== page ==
Every year Fatty's puts up great holiday decorations, such as the Halloween decorations you see here.

The aspen leaves are gone, we've had over 30 inches of snow on the mountain and the skiing/riding will begin in just a few weeks.

Friday, October 21, 2005

Southwest Airlines Coming to Denver

Southwest Airlines will resume service in Denver next year after a 20-year absence. Good news, indeed, for everyone wanting to visit Colorado.

Although Southwest has shunned Denver International Airport for more than a decade because of its high costs, the Dallas-based carrier - in the midst of an expansion - reconsidered because those costs have declined.

It will compete head-to-head against United Airlines as it emerges from bankruptcy and Denver-based Frontier Airlines, which combined have about 75 percent of DIA's market. Frontier's stock dropped 29 percent on the news, closing at $7.68 a share on the Nasdaq Stock Market. Representatives of both United, which operates the low-cost carrier Ted, and the low-fare Frontier noted they already face Southwest in other cities and that they will be competitive on ticket prices when Southwest is in Denver.

Southwest will start small with plans to expand as the traffic builds. Details on when it will start, schedules, fares and gates will be released next week.

"We've been concerned about the costs at DIA in the past but they have done a remarkable job in getting their costs downs to levels that make sense to Southwest Airlines," Southwest Chief Executive Officer Gary Kelly said. Another factor was current ticket prices at DIA, which he called high. "We'll have a modest start in Denver early next year and we'll just have to take it from there," Kelly said during a conference call with the news media.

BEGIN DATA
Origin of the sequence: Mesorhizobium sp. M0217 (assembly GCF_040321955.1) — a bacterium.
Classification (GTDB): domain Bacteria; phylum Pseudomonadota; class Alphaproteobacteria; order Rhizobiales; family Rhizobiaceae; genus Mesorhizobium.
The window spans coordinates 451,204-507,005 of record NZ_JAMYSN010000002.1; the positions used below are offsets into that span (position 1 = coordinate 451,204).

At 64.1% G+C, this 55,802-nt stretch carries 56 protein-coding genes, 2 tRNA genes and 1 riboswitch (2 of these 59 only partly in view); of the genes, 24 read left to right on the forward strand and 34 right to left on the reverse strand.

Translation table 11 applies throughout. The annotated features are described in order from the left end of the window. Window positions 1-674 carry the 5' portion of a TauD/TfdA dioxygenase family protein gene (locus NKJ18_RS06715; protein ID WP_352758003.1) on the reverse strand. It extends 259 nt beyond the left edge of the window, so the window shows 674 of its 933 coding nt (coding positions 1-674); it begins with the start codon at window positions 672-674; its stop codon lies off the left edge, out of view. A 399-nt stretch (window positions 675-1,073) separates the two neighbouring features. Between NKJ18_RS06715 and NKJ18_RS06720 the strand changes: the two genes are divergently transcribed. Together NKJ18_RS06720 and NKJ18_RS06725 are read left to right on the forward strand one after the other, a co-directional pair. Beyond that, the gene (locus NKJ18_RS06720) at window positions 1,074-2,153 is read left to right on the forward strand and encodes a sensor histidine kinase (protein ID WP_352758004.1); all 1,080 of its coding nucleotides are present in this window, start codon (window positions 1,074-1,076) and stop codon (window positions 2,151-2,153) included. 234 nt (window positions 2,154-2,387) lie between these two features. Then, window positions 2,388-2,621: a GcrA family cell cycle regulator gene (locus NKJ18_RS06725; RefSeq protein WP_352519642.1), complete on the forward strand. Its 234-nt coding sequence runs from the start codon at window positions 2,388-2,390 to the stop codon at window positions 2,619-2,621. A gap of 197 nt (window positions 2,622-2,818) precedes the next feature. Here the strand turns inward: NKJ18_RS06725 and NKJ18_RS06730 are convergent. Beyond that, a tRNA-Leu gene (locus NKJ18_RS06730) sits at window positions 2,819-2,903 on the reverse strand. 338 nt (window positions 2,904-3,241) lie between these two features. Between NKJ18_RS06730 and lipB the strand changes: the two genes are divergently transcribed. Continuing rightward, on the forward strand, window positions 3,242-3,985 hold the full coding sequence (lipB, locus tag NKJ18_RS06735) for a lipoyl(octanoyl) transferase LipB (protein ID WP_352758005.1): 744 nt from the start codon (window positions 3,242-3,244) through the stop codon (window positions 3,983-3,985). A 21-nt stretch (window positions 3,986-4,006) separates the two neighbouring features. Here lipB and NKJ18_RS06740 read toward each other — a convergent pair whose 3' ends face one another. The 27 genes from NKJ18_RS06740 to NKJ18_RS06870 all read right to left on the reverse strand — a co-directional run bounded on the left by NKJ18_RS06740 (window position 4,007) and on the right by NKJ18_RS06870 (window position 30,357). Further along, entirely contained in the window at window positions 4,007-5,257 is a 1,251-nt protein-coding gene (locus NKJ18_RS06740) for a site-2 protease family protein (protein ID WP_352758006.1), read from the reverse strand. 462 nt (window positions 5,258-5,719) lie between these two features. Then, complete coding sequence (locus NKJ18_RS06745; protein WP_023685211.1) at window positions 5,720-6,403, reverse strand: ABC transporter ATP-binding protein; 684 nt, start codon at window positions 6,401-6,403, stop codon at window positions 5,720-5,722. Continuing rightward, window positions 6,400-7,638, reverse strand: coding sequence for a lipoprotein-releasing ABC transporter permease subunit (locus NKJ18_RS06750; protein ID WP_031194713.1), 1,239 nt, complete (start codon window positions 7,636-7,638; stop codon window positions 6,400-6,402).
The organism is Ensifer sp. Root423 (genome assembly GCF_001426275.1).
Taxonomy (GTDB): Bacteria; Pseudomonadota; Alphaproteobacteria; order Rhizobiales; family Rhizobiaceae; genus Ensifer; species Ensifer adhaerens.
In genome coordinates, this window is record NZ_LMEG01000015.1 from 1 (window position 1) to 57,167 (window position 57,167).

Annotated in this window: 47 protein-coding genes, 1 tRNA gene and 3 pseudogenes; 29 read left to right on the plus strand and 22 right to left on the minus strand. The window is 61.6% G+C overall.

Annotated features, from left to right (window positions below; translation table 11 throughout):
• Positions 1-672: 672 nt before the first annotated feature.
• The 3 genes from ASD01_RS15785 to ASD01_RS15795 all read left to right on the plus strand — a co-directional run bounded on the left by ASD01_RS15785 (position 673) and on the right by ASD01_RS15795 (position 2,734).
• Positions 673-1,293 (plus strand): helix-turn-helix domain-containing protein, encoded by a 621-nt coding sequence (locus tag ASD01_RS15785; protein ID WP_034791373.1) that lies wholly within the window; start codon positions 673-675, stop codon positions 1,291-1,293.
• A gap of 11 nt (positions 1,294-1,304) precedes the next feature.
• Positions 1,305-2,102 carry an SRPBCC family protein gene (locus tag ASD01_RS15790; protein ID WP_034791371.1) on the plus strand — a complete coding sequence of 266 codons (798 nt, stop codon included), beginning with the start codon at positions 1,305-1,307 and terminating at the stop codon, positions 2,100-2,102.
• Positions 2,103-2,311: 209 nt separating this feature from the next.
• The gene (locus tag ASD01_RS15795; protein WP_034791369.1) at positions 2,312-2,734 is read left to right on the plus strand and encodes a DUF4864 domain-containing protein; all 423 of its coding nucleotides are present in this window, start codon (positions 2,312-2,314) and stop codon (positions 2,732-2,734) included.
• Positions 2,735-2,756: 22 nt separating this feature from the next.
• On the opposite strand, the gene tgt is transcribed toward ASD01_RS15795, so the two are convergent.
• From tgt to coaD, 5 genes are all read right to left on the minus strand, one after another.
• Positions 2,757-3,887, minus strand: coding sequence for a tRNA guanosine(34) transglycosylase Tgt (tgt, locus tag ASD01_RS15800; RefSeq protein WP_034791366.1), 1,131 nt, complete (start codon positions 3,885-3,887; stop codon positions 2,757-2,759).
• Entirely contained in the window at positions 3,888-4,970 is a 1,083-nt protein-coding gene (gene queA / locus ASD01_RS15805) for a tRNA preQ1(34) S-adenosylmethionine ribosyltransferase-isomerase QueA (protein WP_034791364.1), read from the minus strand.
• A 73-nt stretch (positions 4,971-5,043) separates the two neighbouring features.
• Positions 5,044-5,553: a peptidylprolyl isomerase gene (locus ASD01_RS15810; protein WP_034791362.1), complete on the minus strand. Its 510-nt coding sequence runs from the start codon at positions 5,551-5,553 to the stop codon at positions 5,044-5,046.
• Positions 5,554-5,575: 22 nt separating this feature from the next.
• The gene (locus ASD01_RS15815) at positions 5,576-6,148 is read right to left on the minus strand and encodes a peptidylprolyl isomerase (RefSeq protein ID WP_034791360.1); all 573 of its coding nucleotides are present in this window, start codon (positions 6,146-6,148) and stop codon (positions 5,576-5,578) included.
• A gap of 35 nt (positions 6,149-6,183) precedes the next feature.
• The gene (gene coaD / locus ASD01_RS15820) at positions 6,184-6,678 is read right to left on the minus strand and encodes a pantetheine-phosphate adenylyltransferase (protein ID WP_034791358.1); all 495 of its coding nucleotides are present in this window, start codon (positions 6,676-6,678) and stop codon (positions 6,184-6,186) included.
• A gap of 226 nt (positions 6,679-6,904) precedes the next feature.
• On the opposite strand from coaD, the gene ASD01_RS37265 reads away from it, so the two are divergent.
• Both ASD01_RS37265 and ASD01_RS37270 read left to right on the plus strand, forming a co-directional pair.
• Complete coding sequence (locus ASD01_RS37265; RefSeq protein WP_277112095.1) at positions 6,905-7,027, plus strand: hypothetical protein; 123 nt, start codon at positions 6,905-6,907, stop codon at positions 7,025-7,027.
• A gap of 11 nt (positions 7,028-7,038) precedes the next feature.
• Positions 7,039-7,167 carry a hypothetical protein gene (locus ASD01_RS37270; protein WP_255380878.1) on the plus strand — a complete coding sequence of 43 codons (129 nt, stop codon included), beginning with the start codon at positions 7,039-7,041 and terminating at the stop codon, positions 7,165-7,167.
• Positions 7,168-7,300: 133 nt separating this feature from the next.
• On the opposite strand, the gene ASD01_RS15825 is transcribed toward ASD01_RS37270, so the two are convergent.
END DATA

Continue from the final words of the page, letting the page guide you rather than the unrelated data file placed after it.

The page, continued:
Sunday, October 16, 2005

Breckenridge and Keystone on National TV

The national spotlight is coming to Summit County this winter when competitions at Breckenridge and Keystone will receive a primetime stage.

The U.S. Snowboard Grand Prix is slated to take place at Breckenridge Dec. 13-17. The event, which Breckenridge has hosted three out of the last five years, will be televised on Christmas Day at 3 p.m. by NBC. Although the event is televised every year, it has not previously been given such an optimal time slot.

Breckenridge is one of only three stops for the U.S. Snowboard Grand Prix, which also touches down in New Jersey and Oregon. One of the most popular features of the United States Ski and Snowboard Association (USSA) event is the downtown rail competition which takes place Dec. 17 at the Riverwalk Center in Breckenridge. The rail jam will be televised by the Outdoor Life Network (OLN) at a time that has yet to be determined.

Keystone will be hosting a national event of its own when the Sports Illustrated for Kids Next Snow Search event comes to town Jan. 27-29.

The weekend event will be a special All-Star edition featuring young competitors from across the country, and will be televised by NBC as part of its Winter Olympics coverage on the opening day of the Turin Games. According to a Sports Illustrated press release, the Next Snow Search is a national talent search to find young athletes who best represent the next generation of extreme skiers and snowboarders.

Saturday, October 15, 2005

Weather Outlook for this Winter

Timed perfectly to arrive just after Colorado's first significant fall snowstorm, weather experts with the National Oceanic & Atmospheric Administration (NOAA) Wednesday released their outlook for the winter, predicting above-normal temperatures and near-normal precipitation for much of the U.S.